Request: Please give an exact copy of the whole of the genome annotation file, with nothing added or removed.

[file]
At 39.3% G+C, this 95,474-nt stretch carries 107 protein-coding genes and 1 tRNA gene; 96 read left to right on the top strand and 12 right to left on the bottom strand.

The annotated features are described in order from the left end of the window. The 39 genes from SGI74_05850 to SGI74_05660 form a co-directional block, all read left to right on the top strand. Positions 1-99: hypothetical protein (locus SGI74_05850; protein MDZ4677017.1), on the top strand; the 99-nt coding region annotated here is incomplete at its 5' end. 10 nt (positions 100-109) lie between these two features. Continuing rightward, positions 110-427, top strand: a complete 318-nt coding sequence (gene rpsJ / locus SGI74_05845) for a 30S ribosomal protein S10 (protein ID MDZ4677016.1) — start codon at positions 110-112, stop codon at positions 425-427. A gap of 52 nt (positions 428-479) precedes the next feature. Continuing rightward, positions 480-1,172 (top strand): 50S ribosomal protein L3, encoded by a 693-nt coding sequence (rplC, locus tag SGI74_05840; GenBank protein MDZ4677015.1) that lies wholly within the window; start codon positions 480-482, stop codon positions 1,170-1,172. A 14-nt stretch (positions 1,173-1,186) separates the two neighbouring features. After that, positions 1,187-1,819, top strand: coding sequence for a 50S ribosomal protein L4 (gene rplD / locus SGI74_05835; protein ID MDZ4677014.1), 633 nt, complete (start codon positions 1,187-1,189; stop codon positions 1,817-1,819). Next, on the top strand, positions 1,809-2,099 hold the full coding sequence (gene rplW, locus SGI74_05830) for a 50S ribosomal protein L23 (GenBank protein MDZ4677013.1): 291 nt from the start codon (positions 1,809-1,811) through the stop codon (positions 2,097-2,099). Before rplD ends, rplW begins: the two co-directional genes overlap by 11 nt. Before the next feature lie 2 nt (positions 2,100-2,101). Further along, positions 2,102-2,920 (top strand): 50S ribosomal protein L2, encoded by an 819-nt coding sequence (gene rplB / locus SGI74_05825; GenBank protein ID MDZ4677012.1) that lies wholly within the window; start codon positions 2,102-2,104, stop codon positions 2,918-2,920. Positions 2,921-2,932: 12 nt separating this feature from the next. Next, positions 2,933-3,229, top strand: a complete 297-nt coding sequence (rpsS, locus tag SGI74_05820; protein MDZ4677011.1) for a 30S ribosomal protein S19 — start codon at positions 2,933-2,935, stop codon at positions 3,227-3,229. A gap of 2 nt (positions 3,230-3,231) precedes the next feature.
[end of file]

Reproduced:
At 39.3% G+C, this 95,474-nt stretch carries 107 protein-coding genes and 1 tRNA gene; 96 read left to right on the top strand and 12 right to left on the bottom strand.

The annotated features are described in order from the left end of the window. The 39 genes from SGI74_05850 to SGI74_05660 form a co-directional block, all read left to right on the top strand. Positions 1-99: hypothetical protein (locus SGI74_05850; protein MDZ4677017.1), on the top strand; the 99-nt coding region annotated here is incomplete at its 5' end. 10 nt (positions 100-109) lie between these two features. Continuing rightward, positions 110-427, top strand: a complete 318-nt coding sequence (gene rpsJ / locus SGI74_05845) for a 30S ribosomal protein S10 (protein ID MDZ4677016.1) — start codon at positions 110-112, stop codon at positions 425-427. A gap of 52 nt (positions 428-479) precedes the next feature. Continuing rightward, positions 480-1,172 (top strand): 50S ribosomal protein L3, encoded by a 693-nt coding sequence (rplC, locus tag SGI74_05840; GenBank protein MDZ4677015.1) that lies wholly within the window; start codon positions 480-482, stop codon positions 1,170-1,172. A 14-nt stretch (positions 1,173-1,186) separates the two neighbouring features. After that, positions 1,187-1,819, top strand: coding sequence for a 50S ribosomal protein L4 (gene rplD / locus SGI74_05835; protein ID MDZ4677014.1), 633 nt, complete (start codon positions 1,187-1,189; stop codon positions 1,817-1,819). Next, on the top strand, positions 1,809-2,099 hold the full coding sequence (gene rplW, locus SGI74_05830) for a 50S ribosomal protein L23 (GenBank protein MDZ4677013.1): 291 nt from the start codon (positions 1,809-1,811) through the stop codon (positions 2,097-2,099). Before rplD ends, rplW begins: the two co-directional genes overlap by 11 nt. Before the next feature lie 2 nt (positions 2,100-2,101). Further along, positions 2,102-2,920 (top strand): 50S ribosomal protein L2, encoded by an 819-nt coding sequence (gene rplB / locus SGI74_05825; GenBank protein ID MDZ4677012.1) that lies wholly within the window; start codon positions 2,102-2,104, stop codon positions 2,918-2,920. Positions 2,921-2,932: 12 nt separating this feature from the next. Next, positions 2,933-3,229, top strand: a complete 297-nt coding sequence (rpsS, locus tag SGI74_05820; protein MDZ4677011.1) for a 30S ribosomal protein S19 — start codon at positions 2,933-2,935, stop codon at positions 3,227-3,229. A gap of 2 nt (positions 3,230-3,231) precedes the next feature.